Nearly £700m worth of uninsured cars saved from scrapheap in 10 years

Nearly £700 million worth of uninsured cars have been rescued from the crusher over the past decade, new figures have revealed.

It’s reported by the HPI Crushwatch programme, which helps to avoid the scrapping of confiscated cars with outstanding finance and returns them to the finance companies which legally own them.

Introduced in 2009, it gives police forces a database which they can check any vehicle which they have seized against. It means that forces are able to return cars to their rightful owners rather than having them crushed.

Barry Shorto, head of industry relations at HPI, said: “It’s staggering to think that in the time that Crushwatch has been operational over £670m worth of vehicles have potentially been saved. The success of the initiative illustrates the need to crack down on driving without insurance, drivers who are causing a risk to other road users and pedestrians.

The average value of each vehicle saved in the scheme has almost doubled from £5,589 in 2009 to £9,317 in 2019. So far this year 7,036 cars have been saved from the scrapheap, with a collective value of £65,556,520.

And it appears that high-end cars are being saved too. Figures for 2018 show that four Lamborghini Aventadors – valued between £162,000 and £302,000 – were recovered, along with one Lamborghini Huracan worth £173,000. In addition, a Ferrari 458, two Rolls Royce Dawns and a Mercedes-AMG GT worth £248,000, £212,000, £178,000 and £153,000 respectively were saved.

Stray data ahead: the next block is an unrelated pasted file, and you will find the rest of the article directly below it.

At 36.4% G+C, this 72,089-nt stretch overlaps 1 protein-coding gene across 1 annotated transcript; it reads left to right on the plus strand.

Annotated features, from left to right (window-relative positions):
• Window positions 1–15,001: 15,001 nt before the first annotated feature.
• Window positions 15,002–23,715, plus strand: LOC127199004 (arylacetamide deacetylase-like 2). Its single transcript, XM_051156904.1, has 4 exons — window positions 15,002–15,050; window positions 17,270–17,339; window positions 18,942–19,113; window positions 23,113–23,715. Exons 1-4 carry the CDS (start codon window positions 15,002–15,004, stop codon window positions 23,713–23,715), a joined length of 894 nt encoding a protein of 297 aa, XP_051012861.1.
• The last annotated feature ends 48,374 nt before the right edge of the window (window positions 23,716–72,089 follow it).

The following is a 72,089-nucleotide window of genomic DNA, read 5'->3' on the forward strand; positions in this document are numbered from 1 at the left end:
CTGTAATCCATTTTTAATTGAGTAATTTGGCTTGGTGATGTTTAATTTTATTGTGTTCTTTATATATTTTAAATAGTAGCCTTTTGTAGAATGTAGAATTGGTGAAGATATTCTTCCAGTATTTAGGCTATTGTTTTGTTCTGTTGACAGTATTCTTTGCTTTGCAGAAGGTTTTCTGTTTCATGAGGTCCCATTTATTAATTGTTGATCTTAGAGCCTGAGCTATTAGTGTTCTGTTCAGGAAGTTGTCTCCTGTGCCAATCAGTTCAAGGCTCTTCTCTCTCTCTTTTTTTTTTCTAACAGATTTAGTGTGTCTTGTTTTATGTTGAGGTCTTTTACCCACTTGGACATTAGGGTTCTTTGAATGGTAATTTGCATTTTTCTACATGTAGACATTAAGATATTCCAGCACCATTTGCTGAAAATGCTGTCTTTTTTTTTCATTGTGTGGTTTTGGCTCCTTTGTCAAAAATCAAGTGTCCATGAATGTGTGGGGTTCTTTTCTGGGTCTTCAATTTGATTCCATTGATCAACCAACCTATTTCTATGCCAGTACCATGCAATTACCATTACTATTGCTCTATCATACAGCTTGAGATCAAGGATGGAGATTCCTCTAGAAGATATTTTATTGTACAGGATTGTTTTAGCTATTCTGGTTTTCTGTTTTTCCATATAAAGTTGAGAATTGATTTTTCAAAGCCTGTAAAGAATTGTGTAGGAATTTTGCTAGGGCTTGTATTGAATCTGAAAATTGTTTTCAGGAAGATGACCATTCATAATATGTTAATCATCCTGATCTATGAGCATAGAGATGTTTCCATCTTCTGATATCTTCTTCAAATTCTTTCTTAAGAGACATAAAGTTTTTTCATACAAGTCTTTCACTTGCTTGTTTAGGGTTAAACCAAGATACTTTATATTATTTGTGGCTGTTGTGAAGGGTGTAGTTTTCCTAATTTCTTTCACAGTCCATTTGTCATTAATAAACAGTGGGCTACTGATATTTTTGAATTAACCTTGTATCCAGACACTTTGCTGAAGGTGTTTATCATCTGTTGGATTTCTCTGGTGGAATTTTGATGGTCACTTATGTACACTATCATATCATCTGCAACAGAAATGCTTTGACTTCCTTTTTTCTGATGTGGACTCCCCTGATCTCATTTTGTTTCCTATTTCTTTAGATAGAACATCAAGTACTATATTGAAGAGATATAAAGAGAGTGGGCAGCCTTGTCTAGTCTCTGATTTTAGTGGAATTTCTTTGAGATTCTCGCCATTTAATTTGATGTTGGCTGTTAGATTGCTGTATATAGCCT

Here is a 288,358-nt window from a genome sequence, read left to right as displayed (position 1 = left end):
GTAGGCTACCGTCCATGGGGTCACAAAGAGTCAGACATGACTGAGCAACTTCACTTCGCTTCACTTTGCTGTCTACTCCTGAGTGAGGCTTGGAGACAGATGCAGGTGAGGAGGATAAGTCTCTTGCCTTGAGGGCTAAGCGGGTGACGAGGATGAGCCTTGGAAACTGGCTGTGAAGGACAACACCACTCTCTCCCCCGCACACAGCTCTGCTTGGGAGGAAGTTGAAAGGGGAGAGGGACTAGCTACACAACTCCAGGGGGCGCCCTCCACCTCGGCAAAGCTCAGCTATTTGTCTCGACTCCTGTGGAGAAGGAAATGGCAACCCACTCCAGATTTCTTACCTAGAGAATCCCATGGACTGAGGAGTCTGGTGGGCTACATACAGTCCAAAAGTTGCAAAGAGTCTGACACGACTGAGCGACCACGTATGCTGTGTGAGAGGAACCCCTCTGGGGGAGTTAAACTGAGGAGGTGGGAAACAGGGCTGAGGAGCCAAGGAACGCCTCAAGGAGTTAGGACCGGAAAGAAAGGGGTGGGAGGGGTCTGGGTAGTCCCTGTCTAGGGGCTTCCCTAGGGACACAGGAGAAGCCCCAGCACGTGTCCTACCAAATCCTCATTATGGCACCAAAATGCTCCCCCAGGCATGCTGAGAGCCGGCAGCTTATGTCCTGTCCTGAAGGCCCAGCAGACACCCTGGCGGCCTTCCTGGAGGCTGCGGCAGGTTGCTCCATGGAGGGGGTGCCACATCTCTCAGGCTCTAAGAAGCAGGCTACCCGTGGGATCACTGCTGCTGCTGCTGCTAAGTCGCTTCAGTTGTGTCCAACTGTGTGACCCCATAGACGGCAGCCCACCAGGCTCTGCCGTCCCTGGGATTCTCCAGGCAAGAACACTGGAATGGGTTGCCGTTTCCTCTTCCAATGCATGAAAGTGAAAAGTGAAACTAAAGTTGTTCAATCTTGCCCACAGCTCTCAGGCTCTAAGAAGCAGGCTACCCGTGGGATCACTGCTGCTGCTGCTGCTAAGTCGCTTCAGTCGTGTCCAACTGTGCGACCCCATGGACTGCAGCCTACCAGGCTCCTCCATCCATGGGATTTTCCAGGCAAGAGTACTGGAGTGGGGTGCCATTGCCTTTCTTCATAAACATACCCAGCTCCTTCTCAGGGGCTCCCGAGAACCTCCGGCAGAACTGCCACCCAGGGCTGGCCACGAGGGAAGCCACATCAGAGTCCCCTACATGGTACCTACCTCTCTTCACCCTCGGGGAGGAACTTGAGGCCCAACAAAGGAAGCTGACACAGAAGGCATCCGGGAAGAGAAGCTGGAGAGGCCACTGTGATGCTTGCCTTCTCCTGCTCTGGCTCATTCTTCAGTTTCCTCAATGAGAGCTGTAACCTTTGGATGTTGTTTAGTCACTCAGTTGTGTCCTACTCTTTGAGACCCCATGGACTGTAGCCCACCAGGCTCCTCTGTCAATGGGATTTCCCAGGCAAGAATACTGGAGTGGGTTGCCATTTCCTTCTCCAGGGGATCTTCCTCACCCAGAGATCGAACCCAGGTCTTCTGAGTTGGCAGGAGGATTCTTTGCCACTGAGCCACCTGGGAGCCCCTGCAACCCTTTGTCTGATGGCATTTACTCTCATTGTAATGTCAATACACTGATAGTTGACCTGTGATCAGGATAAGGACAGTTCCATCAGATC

Barry Shorto, head of industry relations at HPI, said: “It’s staggering to think that in the time that Crushwatch has been operational over £670m worth of vehicles have potentially been saved. The success of the initiative illustrates the need to crack down on driving without insurance, drivers who are causing a risk to other road users and pedestrians.

“Sadly our data reveals that drivers of supercars and premium vehicles are not exempt from this practice. Preventing this from happening is not just a safety issue but also about enabling finance companies across the UK to reclaim their vehicles which otherwise may have ended up at auction or on the scrap heap.”

The total figure recorded in 2018 of £122m was up on the previous year’s figure of £94, representing an all-time high for the programme. However, given that £65m worth of cars have been recovered so far in 2019, this record figure could be eclipsed this year.

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